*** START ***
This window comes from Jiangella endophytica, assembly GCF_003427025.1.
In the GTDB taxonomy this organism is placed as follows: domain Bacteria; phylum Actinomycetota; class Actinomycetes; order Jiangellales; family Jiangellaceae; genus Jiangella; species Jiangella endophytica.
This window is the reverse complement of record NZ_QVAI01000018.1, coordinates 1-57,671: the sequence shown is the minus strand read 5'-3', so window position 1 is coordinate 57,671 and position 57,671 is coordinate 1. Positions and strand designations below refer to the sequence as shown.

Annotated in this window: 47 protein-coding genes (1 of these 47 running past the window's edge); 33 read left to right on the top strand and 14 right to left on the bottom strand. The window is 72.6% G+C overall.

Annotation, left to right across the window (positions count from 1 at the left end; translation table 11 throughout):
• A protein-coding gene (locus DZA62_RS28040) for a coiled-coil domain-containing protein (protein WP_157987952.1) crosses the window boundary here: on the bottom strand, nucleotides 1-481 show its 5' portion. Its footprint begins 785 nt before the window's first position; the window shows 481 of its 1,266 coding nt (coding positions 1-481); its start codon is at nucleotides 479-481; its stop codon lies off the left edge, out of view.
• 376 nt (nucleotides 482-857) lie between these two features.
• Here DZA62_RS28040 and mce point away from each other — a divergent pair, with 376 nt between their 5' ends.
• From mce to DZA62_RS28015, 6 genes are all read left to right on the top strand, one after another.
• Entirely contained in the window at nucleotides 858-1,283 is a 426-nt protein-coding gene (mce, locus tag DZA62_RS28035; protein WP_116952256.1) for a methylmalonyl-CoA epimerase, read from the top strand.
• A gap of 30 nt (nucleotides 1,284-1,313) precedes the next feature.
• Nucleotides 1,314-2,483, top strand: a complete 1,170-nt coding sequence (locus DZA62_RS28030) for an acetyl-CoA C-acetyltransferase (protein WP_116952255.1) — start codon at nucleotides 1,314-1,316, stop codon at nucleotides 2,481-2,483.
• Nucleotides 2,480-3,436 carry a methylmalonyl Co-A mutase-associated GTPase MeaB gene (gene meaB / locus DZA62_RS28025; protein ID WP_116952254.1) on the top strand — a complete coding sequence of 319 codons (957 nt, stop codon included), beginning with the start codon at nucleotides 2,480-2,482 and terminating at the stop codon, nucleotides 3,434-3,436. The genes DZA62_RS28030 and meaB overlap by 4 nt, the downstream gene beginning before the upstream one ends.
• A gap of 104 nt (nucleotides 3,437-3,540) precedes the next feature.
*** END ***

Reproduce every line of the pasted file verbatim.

This window comes from Jiangella endophytica, assembly GCF_003427025.1.
In the GTDB taxonomy this organism is placed as follows: domain Bacteria; phylum Actinomycetota; class Actinomycetes; order Jiangellales; family Jiangellaceae; genus Jiangella; species Jiangella endophytica.
This window is the reverse complement of record NZ_QVAI01000018.1, coordinates 1-57,671: the sequence shown is the minus strand read 5'-3', so window position 1 is coordinate 57,671 and position 57,671 is coordinate 1. Positions and strand designations below refer to the sequence as shown.

Annotated in this window: 47 protein-coding genes (1 of these 47 running past the window's edge); 33 read left to right on the top strand and 14 right to left on the bottom strand. The window is 72.6% G+C overall.

Annotation, left to right across the window (positions count from 1 at the left end; translation table 11 throughout):
• A protein-coding gene (locus DZA62_RS28040) for a coiled-coil domain-containing protein (protein WP_157987952.1) crosses the window boundary here: on the bottom strand, nucleotides 1-481 show its 5' portion. Its footprint begins 785 nt before the window's first position; the window shows 481 of its 1,266 coding nt (coding positions 1-481); its start codon is at nucleotides 479-481; its stop codon lies off the left edge, out of view.
• 376 nt (nucleotides 482-857) lie between these two features.
• Here DZA62_RS28040 and mce point away from each other — a divergent pair, with 376 nt between their 5' ends.
• From mce to DZA62_RS28015, 6 genes are all read left to right on the top strand, one after another.
• Entirely contained in the window at nucleotides 858-1,283 is a 426-nt protein-coding gene (mce, locus tag DZA62_RS28035; protein WP_116952256.1) for a methylmalonyl-CoA epimerase, read from the top strand.
• A gap of 30 nt (nucleotides 1,284-1,313) precedes the next feature.
• Nucleotides 1,314-2,483, top strand: a complete 1,170-nt coding sequence (locus DZA62_RS28030) for an acetyl-CoA C-acetyltransferase (protein WP_116952255.1) — start codon at nucleotides 1,314-1,316, stop codon at nucleotides 2,481-2,483.
• Nucleotides 2,480-3,436 carry a methylmalonyl Co-A mutase-associated GTPase MeaB gene (gene meaB / locus DZA62_RS28025; protein ID WP_116952254.1) on the top strand — a complete coding sequence of 319 codons (957 nt, stop codon included), beginning with the start codon at nucleotides 2,480-2,482 and terminating at the stop codon, nucleotides 3,434-3,436. The genes DZA62_RS28030 and meaB overlap by 4 nt, the downstream gene beginning before the upstream one ends.
• A gap of 104 nt (nucleotides 3,437-3,540) precedes the next feature.